Once the top is completely dry, it should be followed up with several coats of Ragg Topp Protectant which will waterproof the fabric and filter out most of the damaging UV rays from the sun.  This protectant will make water bead on the canvas and will help maintain the top’s color over the years with minimum fading.

As of 2003 all of Porsche’s cabs now come with a glass window that requires no more maintenance than any other glass window, but prior to that year the top’s rear window was made of a flexible polyvinyl material which was sewn into the canvas allowing it to fold on itself.  This clear material tends to fog and scratch and becomes the biggest complaint from cab owners.  The fogging seen on polyvinyl windows happens when the plasticizers in the material evaporate due to exposure to UV light and heat from the sun.  These plasticizers are what keep the plastic windows flexible and soft.  So, the best way to prolong the clarity and flexibility of the clear plastic window is to keep the sun off the material as much as possible.

Whenever the car is stored outside, at least the clear plastic window if not the complete top or car should be protected with a cover.

Keeping the clear plastic window clean and using a protectant called Plexus which also has UV inhibitors and special additives will extend the use and life of the window.

This product was developed for the acrylic canopies of fighter jets and does a great job of protecting the clear plastic window as well as the clear wind stop in our cars.

If your clear plastic window has minor scratches and yellowing it can be restored by using a high-quality plastic polishing compound such as “Plastix” by Meguiar’s.

When retracting a soft top with a plastic rear window, it is recommendable to stop the action mid way.  Get out of the car and manually adjust the fabric and plastic so that no kinks or sharp angles are created when you continue the folding operation.  Even placing a soft towel or similar between the folds of the plastic window will help maintain it’s clarity, avoid scratches and prolong overall life.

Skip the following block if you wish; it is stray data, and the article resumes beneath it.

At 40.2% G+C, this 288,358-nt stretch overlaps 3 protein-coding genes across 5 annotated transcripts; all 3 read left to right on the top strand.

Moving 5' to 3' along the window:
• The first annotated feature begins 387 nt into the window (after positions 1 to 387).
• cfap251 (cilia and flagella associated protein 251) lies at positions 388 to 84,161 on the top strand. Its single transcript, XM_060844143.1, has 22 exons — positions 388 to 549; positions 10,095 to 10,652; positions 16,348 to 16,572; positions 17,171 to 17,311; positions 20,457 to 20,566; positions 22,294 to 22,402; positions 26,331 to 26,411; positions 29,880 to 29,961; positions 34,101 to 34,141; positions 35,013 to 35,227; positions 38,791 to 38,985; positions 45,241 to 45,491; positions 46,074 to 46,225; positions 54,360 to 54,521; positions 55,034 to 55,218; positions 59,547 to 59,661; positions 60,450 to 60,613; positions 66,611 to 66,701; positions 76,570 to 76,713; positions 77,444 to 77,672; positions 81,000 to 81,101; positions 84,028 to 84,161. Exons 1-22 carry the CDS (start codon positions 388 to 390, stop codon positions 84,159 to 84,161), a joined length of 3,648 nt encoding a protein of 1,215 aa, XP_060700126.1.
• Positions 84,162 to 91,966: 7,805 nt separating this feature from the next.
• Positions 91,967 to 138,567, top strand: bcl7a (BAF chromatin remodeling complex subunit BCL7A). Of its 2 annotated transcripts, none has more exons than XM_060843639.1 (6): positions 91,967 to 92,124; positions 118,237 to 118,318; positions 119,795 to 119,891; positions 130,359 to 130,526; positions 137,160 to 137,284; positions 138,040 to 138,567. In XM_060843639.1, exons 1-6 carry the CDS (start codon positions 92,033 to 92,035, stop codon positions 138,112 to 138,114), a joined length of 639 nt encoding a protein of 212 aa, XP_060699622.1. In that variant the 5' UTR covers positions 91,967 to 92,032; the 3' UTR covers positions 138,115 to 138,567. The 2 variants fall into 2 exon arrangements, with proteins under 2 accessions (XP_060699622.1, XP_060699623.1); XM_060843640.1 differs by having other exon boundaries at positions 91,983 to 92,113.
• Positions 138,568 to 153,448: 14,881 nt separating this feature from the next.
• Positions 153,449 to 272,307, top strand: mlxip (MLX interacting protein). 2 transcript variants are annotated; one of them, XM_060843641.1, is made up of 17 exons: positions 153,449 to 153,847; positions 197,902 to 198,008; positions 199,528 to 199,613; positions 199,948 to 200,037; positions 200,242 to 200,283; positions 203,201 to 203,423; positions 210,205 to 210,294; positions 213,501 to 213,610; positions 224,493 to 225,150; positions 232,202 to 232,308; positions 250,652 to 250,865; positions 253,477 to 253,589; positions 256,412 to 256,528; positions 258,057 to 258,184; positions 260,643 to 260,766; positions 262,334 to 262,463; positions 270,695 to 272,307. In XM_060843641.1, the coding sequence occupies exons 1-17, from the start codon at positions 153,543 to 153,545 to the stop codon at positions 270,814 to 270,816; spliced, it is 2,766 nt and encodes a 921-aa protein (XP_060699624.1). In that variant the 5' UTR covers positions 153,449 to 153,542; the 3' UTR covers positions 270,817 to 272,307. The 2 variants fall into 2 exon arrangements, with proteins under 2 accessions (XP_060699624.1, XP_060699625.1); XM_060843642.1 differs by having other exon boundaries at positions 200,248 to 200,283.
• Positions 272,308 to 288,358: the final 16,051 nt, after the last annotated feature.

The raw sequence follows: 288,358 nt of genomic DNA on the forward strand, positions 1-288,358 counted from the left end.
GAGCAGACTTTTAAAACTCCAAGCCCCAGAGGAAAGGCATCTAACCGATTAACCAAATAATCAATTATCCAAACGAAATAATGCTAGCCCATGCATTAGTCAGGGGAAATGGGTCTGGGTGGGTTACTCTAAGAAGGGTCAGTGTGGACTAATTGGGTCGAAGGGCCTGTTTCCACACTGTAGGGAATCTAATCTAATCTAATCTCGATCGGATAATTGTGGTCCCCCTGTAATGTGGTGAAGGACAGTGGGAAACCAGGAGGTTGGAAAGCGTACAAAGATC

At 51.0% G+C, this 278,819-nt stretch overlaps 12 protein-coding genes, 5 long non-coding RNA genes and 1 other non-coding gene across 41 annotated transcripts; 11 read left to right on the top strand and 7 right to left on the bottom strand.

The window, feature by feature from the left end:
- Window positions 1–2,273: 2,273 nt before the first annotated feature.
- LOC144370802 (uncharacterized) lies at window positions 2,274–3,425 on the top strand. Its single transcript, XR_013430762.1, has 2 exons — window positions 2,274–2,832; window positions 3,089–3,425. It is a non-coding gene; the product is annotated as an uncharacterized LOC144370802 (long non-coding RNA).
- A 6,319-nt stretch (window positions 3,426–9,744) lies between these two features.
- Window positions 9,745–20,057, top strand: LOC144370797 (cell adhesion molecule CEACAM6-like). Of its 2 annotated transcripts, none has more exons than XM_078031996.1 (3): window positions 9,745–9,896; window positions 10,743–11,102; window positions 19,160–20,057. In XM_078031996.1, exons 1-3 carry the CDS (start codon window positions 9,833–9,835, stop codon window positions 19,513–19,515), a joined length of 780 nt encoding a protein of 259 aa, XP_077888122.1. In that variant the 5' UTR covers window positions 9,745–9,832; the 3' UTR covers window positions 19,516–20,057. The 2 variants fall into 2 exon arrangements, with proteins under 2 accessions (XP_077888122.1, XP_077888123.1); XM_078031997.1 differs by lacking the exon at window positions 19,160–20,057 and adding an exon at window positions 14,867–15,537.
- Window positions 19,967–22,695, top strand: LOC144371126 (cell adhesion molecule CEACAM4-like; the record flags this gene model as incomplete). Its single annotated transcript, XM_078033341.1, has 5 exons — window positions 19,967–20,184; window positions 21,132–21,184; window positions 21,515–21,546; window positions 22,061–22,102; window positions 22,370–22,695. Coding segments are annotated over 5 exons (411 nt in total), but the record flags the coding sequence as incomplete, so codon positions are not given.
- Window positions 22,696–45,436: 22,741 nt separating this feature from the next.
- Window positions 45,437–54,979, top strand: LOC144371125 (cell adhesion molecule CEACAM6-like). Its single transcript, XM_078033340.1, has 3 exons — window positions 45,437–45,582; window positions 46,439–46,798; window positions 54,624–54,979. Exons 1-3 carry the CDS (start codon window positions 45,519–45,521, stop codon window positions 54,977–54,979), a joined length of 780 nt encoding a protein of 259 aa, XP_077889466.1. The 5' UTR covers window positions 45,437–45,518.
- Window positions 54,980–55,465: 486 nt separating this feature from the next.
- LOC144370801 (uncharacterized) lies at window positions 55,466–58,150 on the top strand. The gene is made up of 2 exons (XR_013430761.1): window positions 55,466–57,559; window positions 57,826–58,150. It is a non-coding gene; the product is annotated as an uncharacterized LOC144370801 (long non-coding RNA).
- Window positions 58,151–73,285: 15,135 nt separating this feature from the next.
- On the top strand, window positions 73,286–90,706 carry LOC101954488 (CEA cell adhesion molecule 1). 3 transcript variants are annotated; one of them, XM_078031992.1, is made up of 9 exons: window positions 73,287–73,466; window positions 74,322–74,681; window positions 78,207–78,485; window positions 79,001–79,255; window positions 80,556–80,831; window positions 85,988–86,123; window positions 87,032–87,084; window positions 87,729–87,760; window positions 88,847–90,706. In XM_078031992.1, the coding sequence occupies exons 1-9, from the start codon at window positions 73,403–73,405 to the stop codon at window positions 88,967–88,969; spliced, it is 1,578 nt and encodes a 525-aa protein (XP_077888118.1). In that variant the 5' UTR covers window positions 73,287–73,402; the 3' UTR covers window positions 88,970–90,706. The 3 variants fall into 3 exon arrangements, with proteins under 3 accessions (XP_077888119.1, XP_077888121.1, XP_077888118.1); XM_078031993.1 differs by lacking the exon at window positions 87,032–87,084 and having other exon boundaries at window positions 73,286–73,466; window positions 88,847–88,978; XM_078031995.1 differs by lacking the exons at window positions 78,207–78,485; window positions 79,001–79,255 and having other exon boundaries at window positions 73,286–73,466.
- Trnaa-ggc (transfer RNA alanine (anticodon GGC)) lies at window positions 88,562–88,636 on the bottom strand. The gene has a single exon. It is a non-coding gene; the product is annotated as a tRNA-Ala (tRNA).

If the air temperature is under 55 ºF do NOT try to lower or raise the top with a clear plastic window unless you first warm it up so that it becomes pliable.  A hair dryer or placing a piece of black plastic over the window and leaving it under the bright sun for a few minutes will warm it up enough so that you can fold or unfold it.  Not following these precautions may cause the window to crack and split open since the cold makes the plastic much more brittle.

If this happens the only solution is to replace, but since the window is sewn in most of the time the complete top’s cover needs to be replaced.  There is an alternative which some people have used which is removing the material from the top’s frame and taking it to a yachting center that repairs marine canvas and having them cut out the old and sew in a new piece in its place.

There are also new alternatives for the older cabs with the flexible plastic windows.  Several aftermarket manufacturers offer tops with a bonded glass window that can be installed onto the older top’s frames.  These windows are a bit smaller than the original plastic window, and they are somewhat more cumbersome for engine access in the case of the Boxsters, but they offer defrosting elements within the glass to quickly clear fog and melt ice and snow.  Some of these aftermarket suppliers also offer the same OEM fabrics from Haartz on their products so you can have the same OEM quality even on a replacement top.

The top in my 1998 car is still original, a testament to the quality of the Haartz material.  I treat it with Ragg Topp protectant twice per year and it has not faded at all, even though it is a South Florida car.

Last year the stitching on the then somewhat scratched plastic window failed and I decided to keep the top and sew in a new plastic window myself, by hand, stitch-by-stitch. 

I did it, it came out very nice, but it just took too long. 

At least I don’t have to sew in a new window for another 13 years!

To obtain additional information about convertible tops and more, please visit my website at:

Happy Porsche-ing,

© 2011 Technolab/